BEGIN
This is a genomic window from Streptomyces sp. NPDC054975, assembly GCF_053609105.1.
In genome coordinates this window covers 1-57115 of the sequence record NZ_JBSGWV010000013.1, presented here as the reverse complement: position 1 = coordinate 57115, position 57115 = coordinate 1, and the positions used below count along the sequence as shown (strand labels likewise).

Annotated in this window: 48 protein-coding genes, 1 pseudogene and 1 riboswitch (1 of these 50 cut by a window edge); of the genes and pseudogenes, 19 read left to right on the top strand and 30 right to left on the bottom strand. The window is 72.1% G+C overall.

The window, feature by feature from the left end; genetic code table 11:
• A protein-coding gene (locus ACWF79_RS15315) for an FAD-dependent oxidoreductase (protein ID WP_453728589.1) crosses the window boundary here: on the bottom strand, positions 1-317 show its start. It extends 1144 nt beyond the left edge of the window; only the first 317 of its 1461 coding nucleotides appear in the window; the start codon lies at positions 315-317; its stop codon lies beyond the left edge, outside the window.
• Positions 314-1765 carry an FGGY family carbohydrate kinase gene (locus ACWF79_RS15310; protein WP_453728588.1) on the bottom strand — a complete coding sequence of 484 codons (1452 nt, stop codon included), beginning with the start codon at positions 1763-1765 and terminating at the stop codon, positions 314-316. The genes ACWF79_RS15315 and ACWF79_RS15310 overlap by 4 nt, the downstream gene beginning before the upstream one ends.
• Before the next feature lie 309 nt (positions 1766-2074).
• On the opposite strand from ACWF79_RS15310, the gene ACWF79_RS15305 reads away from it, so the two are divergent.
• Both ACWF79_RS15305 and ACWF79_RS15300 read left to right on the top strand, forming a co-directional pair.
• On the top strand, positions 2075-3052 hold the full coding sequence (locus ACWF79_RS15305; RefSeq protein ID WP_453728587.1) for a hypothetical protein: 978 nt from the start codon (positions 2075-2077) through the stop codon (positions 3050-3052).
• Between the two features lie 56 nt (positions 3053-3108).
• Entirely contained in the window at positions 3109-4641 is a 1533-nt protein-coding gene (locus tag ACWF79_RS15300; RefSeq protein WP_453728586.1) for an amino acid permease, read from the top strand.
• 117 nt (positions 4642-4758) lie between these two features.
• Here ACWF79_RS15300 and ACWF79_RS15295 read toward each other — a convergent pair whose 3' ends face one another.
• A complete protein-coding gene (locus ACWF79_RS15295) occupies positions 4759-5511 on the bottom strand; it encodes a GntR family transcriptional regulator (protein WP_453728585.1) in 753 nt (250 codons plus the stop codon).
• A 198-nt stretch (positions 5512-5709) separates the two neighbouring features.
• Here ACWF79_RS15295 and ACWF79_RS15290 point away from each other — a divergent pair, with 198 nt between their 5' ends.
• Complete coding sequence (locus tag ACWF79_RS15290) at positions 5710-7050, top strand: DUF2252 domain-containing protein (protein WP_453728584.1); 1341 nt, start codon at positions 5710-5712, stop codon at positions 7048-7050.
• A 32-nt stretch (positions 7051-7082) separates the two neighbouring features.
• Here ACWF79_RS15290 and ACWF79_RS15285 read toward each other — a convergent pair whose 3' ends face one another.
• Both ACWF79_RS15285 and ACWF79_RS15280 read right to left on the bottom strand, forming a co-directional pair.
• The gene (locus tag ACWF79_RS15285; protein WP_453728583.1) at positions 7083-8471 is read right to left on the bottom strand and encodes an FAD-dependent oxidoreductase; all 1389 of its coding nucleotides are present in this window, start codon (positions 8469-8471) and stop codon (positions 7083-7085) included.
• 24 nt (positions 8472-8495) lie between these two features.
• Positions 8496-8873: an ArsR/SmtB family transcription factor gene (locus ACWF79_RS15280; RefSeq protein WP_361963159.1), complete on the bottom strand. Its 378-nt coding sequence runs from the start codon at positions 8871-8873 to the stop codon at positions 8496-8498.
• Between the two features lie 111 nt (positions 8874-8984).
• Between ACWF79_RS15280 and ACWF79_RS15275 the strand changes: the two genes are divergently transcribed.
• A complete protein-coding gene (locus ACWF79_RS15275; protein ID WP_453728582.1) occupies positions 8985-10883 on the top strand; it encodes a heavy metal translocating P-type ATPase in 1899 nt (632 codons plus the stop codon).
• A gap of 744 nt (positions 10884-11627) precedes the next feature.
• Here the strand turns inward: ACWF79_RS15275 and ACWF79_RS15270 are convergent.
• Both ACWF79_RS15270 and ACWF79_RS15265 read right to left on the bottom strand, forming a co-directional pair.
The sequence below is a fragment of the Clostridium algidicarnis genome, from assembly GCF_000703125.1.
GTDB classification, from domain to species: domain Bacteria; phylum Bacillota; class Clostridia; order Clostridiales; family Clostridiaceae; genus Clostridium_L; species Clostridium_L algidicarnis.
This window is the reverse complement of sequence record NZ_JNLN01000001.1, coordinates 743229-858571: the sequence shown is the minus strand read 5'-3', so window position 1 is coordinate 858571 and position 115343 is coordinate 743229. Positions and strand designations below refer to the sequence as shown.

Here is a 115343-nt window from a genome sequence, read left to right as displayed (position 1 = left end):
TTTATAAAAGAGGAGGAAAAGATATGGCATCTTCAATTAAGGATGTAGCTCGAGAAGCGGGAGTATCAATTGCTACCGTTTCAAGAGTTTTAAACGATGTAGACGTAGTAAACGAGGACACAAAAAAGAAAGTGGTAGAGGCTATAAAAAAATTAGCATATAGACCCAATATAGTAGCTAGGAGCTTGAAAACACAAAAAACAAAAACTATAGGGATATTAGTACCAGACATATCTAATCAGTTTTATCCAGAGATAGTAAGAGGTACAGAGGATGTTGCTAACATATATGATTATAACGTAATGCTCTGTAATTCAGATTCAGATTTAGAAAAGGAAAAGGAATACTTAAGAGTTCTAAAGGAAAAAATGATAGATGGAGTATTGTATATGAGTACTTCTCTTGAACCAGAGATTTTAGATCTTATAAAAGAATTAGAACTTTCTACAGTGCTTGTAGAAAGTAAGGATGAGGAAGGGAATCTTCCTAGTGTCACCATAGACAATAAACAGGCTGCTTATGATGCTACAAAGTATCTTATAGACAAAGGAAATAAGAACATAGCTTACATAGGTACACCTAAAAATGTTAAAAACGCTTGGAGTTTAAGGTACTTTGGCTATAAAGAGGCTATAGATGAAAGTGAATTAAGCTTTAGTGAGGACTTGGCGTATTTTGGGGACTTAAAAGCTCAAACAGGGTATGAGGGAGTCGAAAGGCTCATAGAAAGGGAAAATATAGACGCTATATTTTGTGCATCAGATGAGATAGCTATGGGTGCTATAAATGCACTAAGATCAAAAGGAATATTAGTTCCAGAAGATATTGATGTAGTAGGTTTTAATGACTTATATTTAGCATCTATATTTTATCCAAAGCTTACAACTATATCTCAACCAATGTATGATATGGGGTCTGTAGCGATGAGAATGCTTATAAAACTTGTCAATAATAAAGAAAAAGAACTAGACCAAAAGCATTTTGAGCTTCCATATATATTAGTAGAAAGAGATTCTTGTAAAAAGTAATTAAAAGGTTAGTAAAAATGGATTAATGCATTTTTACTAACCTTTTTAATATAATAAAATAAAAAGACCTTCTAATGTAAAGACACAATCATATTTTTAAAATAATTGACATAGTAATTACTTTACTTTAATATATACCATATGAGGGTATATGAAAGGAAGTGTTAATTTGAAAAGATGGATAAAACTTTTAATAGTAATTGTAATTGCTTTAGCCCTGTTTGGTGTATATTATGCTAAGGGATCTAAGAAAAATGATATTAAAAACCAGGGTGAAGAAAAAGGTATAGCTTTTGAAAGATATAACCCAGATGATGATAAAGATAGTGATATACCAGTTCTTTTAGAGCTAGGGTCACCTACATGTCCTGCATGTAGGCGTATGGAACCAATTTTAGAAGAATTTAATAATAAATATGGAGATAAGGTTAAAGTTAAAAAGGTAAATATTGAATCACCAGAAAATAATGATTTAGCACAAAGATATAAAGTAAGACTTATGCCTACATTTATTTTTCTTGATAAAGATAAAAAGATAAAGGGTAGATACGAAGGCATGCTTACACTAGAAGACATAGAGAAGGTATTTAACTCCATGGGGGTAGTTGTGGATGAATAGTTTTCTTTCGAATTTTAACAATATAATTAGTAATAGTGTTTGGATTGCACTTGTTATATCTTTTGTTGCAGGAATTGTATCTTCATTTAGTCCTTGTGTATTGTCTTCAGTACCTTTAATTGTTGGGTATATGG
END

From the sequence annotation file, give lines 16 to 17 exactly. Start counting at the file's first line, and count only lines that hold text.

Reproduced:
• A 198-nt stretch (positions 5512-5709) separates the two neighbouring features.
• Here ACWF79_RS15295 and ACWF79_RS15290 point away from each other — a divergent pair, with 198 nt between their 5' ends.